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type checking at test time

Project description

typist is a test time tool that uses your Sphinx docstrings (you do document your code right?) to ensure that your callables:

  • are only called with the types they expect

  • only return types they advertise

  • only raise exceptions they advertise


Right now you have to import typist and install it. The argument to install is the top level package for the code you are interested in testing. In the future I plan on creating plugins for test frameworks.

import typist

typist implements an import hook that will use Python’s AST to add a decorator to all of your callables. The decorator ensures the callable is properly used based on its docstring type declarations. If your callable doesn’t have :param:, :returns or :raises: then it works just fine, it’s just not checked.

Type language

Types will be pulled from the following formats:

param {type} varname:

some descriptive text

rtype avarname:


returns {types}:

some descriptive text

{type} can be any valid Python type. Some examples:

  • int

  • list

  • :py:class:typist._import_hook.Finder

  • typist._import_hook.Finder

{types} can be a list of types separated by commas that includes an optional ‘or’. All the same types as above can be used in the list. Some examples:

  • list or None

  • int, float or long

  • int, float, long

  • typist._py.PY2 or typist._py.PY3

  • list or callable

callable above is a special case. While technically it’s not a type it does describe the way an object should behave. Another special cases that doesn’t work yet, but may soon is iterable.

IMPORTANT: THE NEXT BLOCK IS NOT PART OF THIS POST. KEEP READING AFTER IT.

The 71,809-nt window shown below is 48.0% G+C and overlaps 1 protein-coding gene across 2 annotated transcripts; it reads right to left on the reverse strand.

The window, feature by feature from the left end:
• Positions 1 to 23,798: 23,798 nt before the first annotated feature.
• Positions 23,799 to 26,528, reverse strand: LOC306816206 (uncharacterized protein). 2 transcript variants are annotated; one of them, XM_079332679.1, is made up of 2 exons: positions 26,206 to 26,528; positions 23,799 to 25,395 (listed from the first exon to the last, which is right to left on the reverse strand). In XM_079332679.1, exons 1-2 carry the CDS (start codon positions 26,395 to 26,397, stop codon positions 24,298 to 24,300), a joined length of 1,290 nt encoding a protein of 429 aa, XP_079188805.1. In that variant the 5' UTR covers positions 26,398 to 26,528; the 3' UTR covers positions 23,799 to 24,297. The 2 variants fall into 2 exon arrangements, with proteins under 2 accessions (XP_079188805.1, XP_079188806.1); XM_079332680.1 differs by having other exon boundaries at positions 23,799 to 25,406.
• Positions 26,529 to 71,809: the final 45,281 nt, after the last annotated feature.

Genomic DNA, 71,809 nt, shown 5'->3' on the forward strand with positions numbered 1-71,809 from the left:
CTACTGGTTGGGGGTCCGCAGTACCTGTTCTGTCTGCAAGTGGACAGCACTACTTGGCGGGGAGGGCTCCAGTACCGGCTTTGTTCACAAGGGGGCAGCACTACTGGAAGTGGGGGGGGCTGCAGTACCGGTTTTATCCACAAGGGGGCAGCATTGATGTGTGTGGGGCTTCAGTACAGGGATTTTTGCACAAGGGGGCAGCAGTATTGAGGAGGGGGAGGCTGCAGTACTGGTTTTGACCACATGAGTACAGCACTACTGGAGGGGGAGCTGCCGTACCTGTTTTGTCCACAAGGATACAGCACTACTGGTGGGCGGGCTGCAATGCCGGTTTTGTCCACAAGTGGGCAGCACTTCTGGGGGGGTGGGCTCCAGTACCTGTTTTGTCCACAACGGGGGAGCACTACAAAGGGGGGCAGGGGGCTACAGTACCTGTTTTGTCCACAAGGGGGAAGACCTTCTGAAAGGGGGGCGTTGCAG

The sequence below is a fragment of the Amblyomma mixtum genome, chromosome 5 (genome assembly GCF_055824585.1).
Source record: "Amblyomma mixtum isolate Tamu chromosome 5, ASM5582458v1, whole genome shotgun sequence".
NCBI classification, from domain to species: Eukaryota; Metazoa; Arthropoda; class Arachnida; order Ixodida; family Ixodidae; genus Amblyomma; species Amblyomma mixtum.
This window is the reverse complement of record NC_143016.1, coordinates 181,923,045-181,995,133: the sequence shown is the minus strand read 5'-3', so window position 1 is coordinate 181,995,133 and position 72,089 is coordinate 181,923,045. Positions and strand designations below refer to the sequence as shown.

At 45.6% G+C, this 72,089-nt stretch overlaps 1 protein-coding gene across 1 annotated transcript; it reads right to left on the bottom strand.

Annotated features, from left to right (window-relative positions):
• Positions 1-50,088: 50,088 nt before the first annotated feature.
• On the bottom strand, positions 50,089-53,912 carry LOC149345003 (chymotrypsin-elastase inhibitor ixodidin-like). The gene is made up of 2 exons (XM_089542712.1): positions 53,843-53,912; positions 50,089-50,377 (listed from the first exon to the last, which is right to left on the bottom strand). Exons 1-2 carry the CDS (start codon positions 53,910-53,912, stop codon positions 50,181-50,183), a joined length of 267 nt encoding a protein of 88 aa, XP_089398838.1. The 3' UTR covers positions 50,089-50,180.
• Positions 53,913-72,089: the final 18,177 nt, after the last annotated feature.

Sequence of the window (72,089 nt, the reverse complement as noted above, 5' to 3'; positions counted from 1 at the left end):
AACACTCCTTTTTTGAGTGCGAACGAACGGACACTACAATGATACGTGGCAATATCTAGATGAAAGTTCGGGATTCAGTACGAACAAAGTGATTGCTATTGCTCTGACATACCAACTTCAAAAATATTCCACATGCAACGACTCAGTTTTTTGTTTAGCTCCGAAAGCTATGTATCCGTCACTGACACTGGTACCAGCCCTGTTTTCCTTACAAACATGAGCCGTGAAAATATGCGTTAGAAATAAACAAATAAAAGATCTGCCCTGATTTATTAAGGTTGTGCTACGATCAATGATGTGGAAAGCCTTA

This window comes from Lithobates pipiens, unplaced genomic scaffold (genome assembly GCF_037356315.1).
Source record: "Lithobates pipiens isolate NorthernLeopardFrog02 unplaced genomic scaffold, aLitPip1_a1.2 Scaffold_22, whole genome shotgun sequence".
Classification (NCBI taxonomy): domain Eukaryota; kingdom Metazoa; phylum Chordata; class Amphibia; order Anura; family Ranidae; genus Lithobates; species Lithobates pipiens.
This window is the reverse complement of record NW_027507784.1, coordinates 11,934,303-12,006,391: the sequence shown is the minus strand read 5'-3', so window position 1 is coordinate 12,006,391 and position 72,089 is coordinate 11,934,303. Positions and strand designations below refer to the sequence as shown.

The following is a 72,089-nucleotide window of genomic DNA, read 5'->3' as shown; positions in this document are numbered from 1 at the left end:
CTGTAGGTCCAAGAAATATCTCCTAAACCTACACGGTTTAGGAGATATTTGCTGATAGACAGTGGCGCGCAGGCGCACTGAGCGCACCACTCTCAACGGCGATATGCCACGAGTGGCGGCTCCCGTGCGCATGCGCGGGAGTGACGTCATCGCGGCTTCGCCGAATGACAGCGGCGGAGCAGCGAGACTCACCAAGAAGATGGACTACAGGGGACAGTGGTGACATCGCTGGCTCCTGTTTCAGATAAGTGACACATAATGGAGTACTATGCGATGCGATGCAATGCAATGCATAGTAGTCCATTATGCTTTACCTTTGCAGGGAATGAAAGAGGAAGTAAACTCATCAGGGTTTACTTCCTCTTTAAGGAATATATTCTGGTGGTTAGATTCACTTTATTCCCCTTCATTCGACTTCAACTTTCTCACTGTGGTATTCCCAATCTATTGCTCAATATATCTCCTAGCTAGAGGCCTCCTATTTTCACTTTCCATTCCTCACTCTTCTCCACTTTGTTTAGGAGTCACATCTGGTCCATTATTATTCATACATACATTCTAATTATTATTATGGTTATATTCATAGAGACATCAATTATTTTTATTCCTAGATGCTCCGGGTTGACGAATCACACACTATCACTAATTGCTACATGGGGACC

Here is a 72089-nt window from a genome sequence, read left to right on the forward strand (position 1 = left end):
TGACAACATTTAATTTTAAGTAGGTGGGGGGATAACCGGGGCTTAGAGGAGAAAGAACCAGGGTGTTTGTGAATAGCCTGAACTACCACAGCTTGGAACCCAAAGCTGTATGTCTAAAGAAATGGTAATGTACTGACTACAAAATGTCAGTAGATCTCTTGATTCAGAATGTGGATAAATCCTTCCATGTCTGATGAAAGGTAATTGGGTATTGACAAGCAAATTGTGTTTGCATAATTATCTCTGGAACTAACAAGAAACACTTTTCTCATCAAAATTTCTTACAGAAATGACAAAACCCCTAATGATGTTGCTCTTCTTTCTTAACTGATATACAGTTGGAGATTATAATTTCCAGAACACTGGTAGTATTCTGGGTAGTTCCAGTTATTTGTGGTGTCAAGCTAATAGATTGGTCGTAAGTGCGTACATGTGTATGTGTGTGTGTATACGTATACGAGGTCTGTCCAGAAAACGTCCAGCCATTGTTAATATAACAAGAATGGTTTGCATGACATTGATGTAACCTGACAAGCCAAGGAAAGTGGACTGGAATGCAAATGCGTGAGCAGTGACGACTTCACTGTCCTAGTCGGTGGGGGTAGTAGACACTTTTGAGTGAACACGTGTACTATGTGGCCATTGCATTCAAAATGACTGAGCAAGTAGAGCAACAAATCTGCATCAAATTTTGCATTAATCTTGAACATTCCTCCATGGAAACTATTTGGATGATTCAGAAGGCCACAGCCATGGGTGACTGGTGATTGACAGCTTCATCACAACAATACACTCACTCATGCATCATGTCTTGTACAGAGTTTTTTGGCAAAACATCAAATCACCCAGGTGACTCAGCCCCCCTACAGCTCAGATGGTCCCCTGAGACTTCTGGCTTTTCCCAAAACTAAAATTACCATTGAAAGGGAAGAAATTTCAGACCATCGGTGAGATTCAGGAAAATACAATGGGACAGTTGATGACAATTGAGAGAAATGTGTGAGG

This languasge for specifying a type will grow a bit more rich for collections. It would be really handy to allow the developer to specify parameterized types like:

  • list<int> - a list of int

  • dict<str,package.module.Class> - a dict where the keys are strings and the values are instances of package.module.Class


The idea to write to this came to me when I was working on Python 3 support for Keystone. I wanted to ensure that the code was actually getting the binary or text types that it expected. I was sick of the bullshit practice of .encode(‘utf8’).decode(‘utf8’) (maybe I got that backwards) that made the exceptions go away, but does nothing to solve the problem.

I didn’t bother looking for something that was already implemented because I wanted to learn a bit about import hooks. If you know of something better then please let me know. If this is the best thing since sliced bread I’d also like to know.

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